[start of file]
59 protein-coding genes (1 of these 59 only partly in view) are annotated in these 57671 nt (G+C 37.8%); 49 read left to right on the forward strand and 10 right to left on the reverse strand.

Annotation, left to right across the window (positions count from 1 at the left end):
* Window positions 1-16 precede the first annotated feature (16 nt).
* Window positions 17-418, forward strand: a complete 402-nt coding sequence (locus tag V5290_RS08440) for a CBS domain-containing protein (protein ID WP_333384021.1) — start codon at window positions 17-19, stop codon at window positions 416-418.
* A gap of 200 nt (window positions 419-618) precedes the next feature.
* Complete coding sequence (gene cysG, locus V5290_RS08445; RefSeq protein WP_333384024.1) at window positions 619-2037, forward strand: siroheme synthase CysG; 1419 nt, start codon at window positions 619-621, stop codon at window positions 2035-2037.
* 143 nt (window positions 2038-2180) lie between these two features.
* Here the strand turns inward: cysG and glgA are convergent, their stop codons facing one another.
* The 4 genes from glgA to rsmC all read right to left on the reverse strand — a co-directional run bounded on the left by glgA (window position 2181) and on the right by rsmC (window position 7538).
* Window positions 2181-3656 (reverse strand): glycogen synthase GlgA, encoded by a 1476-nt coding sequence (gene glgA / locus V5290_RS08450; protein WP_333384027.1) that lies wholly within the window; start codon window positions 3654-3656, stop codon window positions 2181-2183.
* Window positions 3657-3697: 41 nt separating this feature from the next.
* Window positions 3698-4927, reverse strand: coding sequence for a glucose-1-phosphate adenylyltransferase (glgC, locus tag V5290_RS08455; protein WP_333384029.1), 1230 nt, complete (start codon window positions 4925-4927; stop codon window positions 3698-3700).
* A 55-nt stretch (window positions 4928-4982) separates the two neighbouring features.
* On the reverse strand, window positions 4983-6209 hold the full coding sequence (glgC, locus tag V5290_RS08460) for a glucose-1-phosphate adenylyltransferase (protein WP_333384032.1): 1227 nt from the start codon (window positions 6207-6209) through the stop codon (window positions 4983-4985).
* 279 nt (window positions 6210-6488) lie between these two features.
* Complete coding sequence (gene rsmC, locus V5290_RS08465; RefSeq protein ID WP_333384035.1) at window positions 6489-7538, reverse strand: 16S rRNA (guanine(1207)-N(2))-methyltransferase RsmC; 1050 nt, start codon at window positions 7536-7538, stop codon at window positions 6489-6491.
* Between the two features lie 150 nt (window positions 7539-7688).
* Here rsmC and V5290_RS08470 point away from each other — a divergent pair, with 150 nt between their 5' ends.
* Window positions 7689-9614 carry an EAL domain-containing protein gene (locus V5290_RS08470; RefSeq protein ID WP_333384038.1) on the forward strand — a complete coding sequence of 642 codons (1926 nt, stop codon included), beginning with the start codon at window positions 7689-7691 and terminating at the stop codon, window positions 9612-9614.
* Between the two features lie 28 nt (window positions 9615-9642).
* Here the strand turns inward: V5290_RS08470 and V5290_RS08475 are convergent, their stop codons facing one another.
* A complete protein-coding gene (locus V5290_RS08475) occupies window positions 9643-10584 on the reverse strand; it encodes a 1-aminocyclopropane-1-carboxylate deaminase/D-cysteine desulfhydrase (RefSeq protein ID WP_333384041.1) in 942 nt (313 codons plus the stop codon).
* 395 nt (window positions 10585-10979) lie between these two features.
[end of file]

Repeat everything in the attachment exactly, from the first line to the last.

59 protein-coding genes (1 of these 59 only partly in view) are annotated in these 57671 nt (G+C 37.8%); 49 read left to right on the forward strand and 10 right to left on the reverse strand.

Annotation, left to right across the window (positions count from 1 at the left end):
* Window positions 1-16 precede the first annotated feature (16 nt).
* Window positions 17-418, forward strand: a complete 402-nt coding sequence (locus tag V5290_RS08440) for a CBS domain-containing protein (protein ID WP_333384021.1) — start codon at window positions 17-19, stop codon at window positions 416-418.
* A gap of 200 nt (window positions 419-618) precedes the next feature.
* Complete coding sequence (gene cysG, locus V5290_RS08445; RefSeq protein WP_333384024.1) at window positions 619-2037, forward strand: siroheme synthase CysG; 1419 nt, start codon at window positions 619-621, stop codon at window positions 2035-2037.
* 143 nt (window positions 2038-2180) lie between these two features.
* Here the strand turns inward: cysG and glgA are convergent, their stop codons facing one another.
* The 4 genes from glgA to rsmC all read right to left on the reverse strand — a co-directional run bounded on the left by glgA (window position 2181) and on the right by rsmC (window position 7538).
* Window positions 2181-3656 (reverse strand): glycogen synthase GlgA, encoded by a 1476-nt coding sequence (gene glgA / locus V5290_RS08450; protein WP_333384027.1) that lies wholly within the window; start codon window positions 3654-3656, stop codon window positions 2181-2183.
* Window positions 3657-3697: 41 nt separating this feature from the next.
* Window positions 3698-4927, reverse strand: coding sequence for a glucose-1-phosphate adenylyltransferase (glgC, locus tag V5290_RS08455; protein WP_333384029.1), 1230 nt, complete (start codon window positions 4925-4927; stop codon window positions 3698-3700).
* A 55-nt stretch (window positions 4928-4982) separates the two neighbouring features.
* On the reverse strand, window positions 4983-6209 hold the full coding sequence (glgC, locus tag V5290_RS08460) for a glucose-1-phosphate adenylyltransferase (protein WP_333384032.1): 1227 nt from the start codon (window positions 6207-6209) through the stop codon (window positions 4983-4985).
* 279 nt (window positions 6210-6488) lie between these two features.
* Complete coding sequence (gene rsmC, locus V5290_RS08465; RefSeq protein ID WP_333384035.1) at window positions 6489-7538, reverse strand: 16S rRNA (guanine(1207)-N(2))-methyltransferase RsmC; 1050 nt, start codon at window positions 7536-7538, stop codon at window positions 6489-6491.
* Between the two features lie 150 nt (window positions 7539-7688).
* Here rsmC and V5290_RS08470 point away from each other — a divergent pair, with 150 nt between their 5' ends.
* Window positions 7689-9614 carry an EAL domain-containing protein gene (locus V5290_RS08470; RefSeq protein ID WP_333384038.1) on the forward strand — a complete coding sequence of 642 codons (1926 nt, stop codon included), beginning with the start codon at window positions 7689-7691 and terminating at the stop codon, window positions 9612-9614.
* Between the two features lie 28 nt (window positions 9615-9642).
* Here the strand turns inward: V5290_RS08470 and V5290_RS08475 are convergent, their stop codons facing one another.
* A complete protein-coding gene (locus V5290_RS08475) occupies window positions 9643-10584 on the reverse strand; it encodes a 1-aminocyclopropane-1-carboxylate deaminase/D-cysteine desulfhydrase (RefSeq protein ID WP_333384041.1) in 942 nt (313 codons plus the stop codon).
* 395 nt (window positions 10585-10979) lie between these two features.